Tuning Explained for Experienced Guitar Players

Tuning you may wonder, is it not as simple as using your electronic tuner, play string and tune up? Yes but once students have done this I still need to check their guitar to see how well they tuned up. So what is up? Can they not read the tuner? Do they play wrong strings or………….? It is a mix of all those things and usually what it boils down to is not understanding how a guitar responds to a tuner.

First of all let me make the comment: A guitar can not play perfectly in tune. It is due to the nature of the instrument. Not a problem as your ears get accustomed to how the strings sound once they have been tuned up.
The tuning of the guitar does get effected by scale length, fret size, height of action, intonation and how hard you play the strings. It is not my intention to make matters too technical. I only mention some of these issues to make you aware why guitars cannot perfectly play in tune.

Okay let us now go back to the tuning: How do you actually tune your guitar?, what is a good method? Before the invention of electronic tuners (late 70s) you would need to tune to a note from another instrument, like a keyboard, or maybe use a pitchfork—-a metal fork which resonates one note once the fork is lightly touched— Once you have that one note you tune the rest of the guitar to that one note. This system is called Equally Tempered Tuning. Any inefficiencies in your tuning will be divided equally across all your strings and fretboard, this makes up for a more musical tuning and is more pleasing for the ear.

Which one note do you need to tune to? You can choose to tune to your A string, and tune the rest of your strings to the frequency of that note. Personally I like to tune up to the first E string: It is your highest string and tuning up to a high note seems to be easier.

So what do you do?
Step 1: tune the first E string to a tuner or anything which can play the sound of the high E string. Do not play the string as an open string, no do play the harmonic at the 12 fret. Why using a harmonic? Because it is a pure tone. Strings produce overtones, which are a mix of several tones. Your tuner likes to hear a pure tone and pure tones make it easier for the tuner to work correctly.

Step 2: Play the B string at the harmonic of 12th fret and tune this harmonic to the  note of the 7th fret on the E string.  Once in tune this note will sound the same as the harmonic at the 12th fret of the B string.

Step 3: Play the G string (3rd String) at the harmonic of the 12th fret, and tune this note to the note on the 3rd fret of the E string. Once in tune this note will sound the same as the harmonic at the 12th fret of the G string.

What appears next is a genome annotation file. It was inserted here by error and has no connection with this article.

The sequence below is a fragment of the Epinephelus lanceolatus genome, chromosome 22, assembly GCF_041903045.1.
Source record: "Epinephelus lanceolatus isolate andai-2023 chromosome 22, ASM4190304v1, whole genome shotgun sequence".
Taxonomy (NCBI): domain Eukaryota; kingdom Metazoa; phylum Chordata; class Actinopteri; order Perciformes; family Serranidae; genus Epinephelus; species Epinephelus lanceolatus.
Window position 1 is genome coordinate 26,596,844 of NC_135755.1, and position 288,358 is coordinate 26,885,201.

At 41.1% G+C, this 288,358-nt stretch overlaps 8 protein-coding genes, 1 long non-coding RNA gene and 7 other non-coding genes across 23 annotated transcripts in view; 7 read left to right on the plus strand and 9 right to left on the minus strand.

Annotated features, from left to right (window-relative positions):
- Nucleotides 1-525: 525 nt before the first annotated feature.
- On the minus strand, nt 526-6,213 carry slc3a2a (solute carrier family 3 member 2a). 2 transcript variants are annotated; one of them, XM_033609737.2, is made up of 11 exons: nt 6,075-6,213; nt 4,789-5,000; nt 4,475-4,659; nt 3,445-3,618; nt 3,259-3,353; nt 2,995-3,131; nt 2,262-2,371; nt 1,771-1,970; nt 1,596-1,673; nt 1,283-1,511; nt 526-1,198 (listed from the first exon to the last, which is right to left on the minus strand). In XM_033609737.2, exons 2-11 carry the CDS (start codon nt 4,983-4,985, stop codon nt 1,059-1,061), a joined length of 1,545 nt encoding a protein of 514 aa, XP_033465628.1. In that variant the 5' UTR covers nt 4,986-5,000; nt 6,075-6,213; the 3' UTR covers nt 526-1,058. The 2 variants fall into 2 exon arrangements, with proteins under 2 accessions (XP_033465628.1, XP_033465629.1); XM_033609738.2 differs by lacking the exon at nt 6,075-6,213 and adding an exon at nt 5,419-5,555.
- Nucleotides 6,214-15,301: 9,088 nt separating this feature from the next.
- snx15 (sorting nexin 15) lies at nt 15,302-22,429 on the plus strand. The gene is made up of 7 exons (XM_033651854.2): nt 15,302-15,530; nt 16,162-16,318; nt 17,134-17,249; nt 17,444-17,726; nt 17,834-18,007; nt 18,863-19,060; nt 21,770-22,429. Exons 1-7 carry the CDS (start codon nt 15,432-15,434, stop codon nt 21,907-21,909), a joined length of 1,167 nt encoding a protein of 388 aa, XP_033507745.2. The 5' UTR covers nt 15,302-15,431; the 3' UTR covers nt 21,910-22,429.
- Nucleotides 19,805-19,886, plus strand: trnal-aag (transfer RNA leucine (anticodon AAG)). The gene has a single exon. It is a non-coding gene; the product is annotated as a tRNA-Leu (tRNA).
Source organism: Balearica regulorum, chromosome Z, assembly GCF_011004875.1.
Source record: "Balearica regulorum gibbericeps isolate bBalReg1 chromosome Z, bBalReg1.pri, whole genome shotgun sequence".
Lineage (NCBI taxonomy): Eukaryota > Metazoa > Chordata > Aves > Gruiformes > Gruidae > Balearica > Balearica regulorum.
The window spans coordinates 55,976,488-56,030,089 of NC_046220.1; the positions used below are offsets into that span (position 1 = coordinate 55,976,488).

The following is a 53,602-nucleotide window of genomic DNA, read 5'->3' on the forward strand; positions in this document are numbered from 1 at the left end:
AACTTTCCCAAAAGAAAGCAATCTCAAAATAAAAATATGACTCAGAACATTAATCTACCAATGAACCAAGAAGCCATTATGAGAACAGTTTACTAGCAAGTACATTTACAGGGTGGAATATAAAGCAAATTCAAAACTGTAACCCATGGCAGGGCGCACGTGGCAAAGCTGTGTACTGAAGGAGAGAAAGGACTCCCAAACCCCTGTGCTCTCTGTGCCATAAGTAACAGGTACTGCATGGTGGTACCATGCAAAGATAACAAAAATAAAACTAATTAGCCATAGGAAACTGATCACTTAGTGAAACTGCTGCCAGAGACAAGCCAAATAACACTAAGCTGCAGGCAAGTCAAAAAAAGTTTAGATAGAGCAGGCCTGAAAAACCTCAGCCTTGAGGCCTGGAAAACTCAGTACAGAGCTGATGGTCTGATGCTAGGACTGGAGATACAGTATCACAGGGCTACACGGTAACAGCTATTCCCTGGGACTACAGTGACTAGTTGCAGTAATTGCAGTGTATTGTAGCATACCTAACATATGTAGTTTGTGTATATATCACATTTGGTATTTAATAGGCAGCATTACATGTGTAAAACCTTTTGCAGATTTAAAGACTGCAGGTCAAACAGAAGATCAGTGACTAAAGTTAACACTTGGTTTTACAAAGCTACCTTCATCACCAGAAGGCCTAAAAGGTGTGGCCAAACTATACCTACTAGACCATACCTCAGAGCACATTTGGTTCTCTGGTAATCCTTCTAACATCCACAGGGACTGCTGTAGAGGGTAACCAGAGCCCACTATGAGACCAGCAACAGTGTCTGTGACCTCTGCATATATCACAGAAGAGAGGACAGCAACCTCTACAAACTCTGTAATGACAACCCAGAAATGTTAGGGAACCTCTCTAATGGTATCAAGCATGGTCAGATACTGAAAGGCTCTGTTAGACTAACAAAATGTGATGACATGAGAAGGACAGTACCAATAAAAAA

Step 4: Play the D string at the harmonic of the 5th fret and tune this harmonic to the note on the 10th fret on the E string. This note will produce the same note as the harmonic on the 5th fret on the D string.

Step 5: Play the A string at the 5th harmonic and tune this harmonic to the note on the 5th fret on the E string. Once in tune both notes will sound the same.

Step 6: Play the low E string at the 5th harmonic and tune this note to the sound of the first open E string.

Once you have finished all steps you may want to check all the steps again. Do not retune the first E string one you are in the process of  tuning the other strings as it will mess up the whole system.

The tuning method I have explained above means you need to tune by ear: The first E string is tuned to a reference note, or an electronic tuner, and all the other notes are tuned by ear to the E string.
Once you have tuned up in this manner you may want to use your tuner to check how your strings will register according to your tuner. What you will find is that some strings may be a little out according to your tuner. This is not because of the tuner is broken, not it is because of the guitar and what I mentioned above about it not being able to be tuned up perfectly.

You can actually use the tuner for the Equally Tempered Tuning as well. You will need a tuner which does have a needle.
Here is how I do this:
Step 1: Play harmonic at 12th fret on first E string and use your tuner to tune up.
Step 2: Play harmonic at 12th fret on B string and use your tuner to tune up. Play the 7th fret on first E string and look at your tuner what it says. It should read the same as when you played the harmonic on the B string. The reading may be slightly different but not too much.
Step 3: Play harmonic at the 12 fret on G string and tune up with your tuner. Play on first string the 3rd fret and see if your tuner gives you the same reading.
Step 4: Here is where this system does not work!! You can tune up harmonic on the 5th fret of the D string, and your tuner should give you a correct tuning, play the 10th fret on the E string and your tuner will give you a reading of being 50 per cent out compared to your previous reading. Once you know this you will be fine and can trust it.
Step 5: Play harmonic at the 5th fret on the A string and use tuner to tune up accordingly, now play on the first E string the 5th fret and your tuner should reading close to what you had before for your A string.
Step 6: Play harmonic on the low E string and use tuner to tune up, check this reading with the open first E string, and your reading may be close. Usually the low E string, when using your tuner, may read a bit sharp, to compensate you can tune a bit lower. Check with your ears to see if  your reading sounds like what your read!

Overall using electronic tuners is a good thing, but check them  with your ears and try to understand why your hear sometimes different things to what your eyes are reading.

Good luck and hope to see you soon again,